|Blue||Puppies with a blue coat are not blue, but rather have a grayish hue that appears bluish. It is similar to the blue german shepherd’s coat.|
|White||These dogs are mostly white, but very often you will find them with markings or spots of other colors like black.|
|Brindle (including black brindle, red brindle, and blue brindle)||The standard brindle pattern is usually a light brown, with stripes of a darker color. The brindle pattern is often associated with that of a tiger.|
|Tri-color||Pitbulls with the tri-color pattern have three colors on their coat. Normally the base color is blue or black with tan and white. The most common base color is black. Tan colors are found over the eyes, and on the snout, chest and legs. A bit of white is usually seen on the chest.|
|Merle||Dogs with merle are incredibly rare as it is a mutation. Puppies with this patterns have a base coat of diluted colors that can be blue or red with spots of a darker color overlaying it. They also have blue eyes.|
|Ease of Training||★★★★★(4)|
The Pocket Bully might be small, but they do not have a small personality. Just like the larger American Bully, they are incredibly loyal and caring dogs.
For decades this breed had a reputation for being aggressive because of their history. Pitbull dogs did not start on the right side of history as they were used for blood sports and dog fighting in the 1800s.
When this sport was banned Pitbulls made their way to America and people started discovering how charming, loving and hard-working these dogs really are.
Pitbulls have always been ‘nanny’ dogs who are incredibly gentle and protective of children.
The Pocket Bully will also inherit this quality which is what makes it an exceptional family dog. Their ‘nanny’ instincts makes them gentle and playful. This breed loves being around their family and does anything to please them.
Whether they get along with other pets and strangers will depend on their training from puppyhood.
They are very suspicious of anyone they do not know, a trait they get from their Patterdale side, and will bark when something does not seem right to them.
Some also inherit the high prey drive of the Patterdale hunting dog. If they do, you can expect them to be chasing everything that moves.
All Pocket Pitbulls are highly energetic and agile, regardless of their prey drive.
A Pocket Bully needs about an hour of exercise every day. It is important that you get it moving, especially if you do not have a yard, so that it can free all of its energy. There will never be a boring moment with your Pocket Pitbull, they always try to have fun!
These dogs not only need to have their body exercised, but also their brains.
They need a lot of mental stimulation to keep those brains happy.
A great way to keep their minds happy is through training. This will give you time to bond with them and teach them to be well-behaved and obedient puppies.
By keeping their minds engaged with training, you will prevent them from getting bored and developing destructive behaviors which no dog owner wants.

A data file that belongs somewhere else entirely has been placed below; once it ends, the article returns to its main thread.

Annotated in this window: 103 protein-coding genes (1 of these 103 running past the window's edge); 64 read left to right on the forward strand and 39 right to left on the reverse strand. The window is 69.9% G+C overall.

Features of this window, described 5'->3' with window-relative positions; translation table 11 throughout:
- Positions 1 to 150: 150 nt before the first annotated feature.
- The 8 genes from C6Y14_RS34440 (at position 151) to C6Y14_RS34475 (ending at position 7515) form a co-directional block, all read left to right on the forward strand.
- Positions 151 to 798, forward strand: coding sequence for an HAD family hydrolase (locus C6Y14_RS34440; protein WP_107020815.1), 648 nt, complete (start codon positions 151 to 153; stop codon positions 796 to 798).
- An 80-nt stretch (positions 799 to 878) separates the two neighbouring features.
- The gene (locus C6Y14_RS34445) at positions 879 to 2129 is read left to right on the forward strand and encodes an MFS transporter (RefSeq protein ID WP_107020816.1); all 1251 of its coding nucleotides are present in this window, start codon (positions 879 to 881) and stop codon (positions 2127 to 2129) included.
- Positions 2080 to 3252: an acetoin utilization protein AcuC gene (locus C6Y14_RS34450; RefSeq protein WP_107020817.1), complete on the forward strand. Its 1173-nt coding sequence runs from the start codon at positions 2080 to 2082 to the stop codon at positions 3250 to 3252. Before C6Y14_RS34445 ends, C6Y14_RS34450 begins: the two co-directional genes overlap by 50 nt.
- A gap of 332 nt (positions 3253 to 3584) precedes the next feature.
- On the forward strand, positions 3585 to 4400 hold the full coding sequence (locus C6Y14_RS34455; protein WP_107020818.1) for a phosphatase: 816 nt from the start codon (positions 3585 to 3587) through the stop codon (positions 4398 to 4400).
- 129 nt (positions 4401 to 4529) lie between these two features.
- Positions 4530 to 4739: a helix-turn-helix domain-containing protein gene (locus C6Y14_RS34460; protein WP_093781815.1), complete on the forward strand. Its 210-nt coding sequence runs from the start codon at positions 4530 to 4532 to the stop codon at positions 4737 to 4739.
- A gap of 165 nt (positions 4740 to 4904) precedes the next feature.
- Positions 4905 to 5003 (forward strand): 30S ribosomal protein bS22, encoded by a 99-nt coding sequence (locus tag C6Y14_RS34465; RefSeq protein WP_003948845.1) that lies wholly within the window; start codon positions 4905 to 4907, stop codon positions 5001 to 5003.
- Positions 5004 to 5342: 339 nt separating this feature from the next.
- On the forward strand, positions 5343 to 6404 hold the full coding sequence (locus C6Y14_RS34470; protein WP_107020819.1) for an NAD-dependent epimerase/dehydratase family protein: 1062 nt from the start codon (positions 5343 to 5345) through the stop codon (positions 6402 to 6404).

Most just want to please you so training will not be hard. But some can inherit the independent nature of their Patterdale parent and be very stubborn. Lots of patience will be needed for these puppies.
4. Are Pocket Bully Dogs Aggressive?
For years people have claimed that Pitbulls are aggressive.
This belief comes from their bull baiting history. It is true that Pitbulls were raised to be dog fighters, but in reality they are in nature one of the sweetest and most loving breeds.
Today you will most likely find American Bullys in homes cuddling up next to their favorite person rather than getting into trouble.
The same is true of the Pocket Bully. Looking for trouble is just not their thing.
These dogs were raised to be loyal and protective companions, which is how they got their reputation for being ‘nanny’ dogs.
They will more likely keep your children away from danger. This is why they are such great family dogs. They will take care of you and your family no matter what because they have big hearts.
Inside those tiny bodies there is a lot of affection and they will not shy away from showing you how much they love you.
5. Common Health Issues
Mixed breeds like the Pocket Bully tend to be healthy dogs and can live for between 11 and 13 years.
There are some genetic diseases that they can inherit from their parents that potential owners should be aware of.
Some of their most common health problems are: hip dysplasia, hypothyroidism, skin fold dermatitis and eye problems such as glaucoma.
Hip dysplasia is one of the most frequent health issues that can be inherited by a Pocket Bully. Hip dysplasia causes abnormal growth of the hip joint, which can cause it pain and as a consequence you might see a Pitbull with lameness. It will also predispose them to arthritis later in life.
Pitbulls are also prone to many skin problems, one of the most common being skin fold dermatitis. This is an infection of the skin because of an accumulation of bacteria within the folds.
The Pocket Pitbull can inherit folds on their skin which if not properly cleaned could lead to skin fold dermatitis.
American Bully dogs are also a brachycephalic breed, so the Pocket might also have troubles breathing, especially during exercise.
The severity of their breathing difficulties will depend on how flattened their face is. You should take care not to over-exercise or let them play out in the heat for too long.
This breed is also prone to developing a variety of eye problems. One of these is glaucoma which is a condition caused by the build-up of pressure in the eye because of improper fluid drainage in the eye.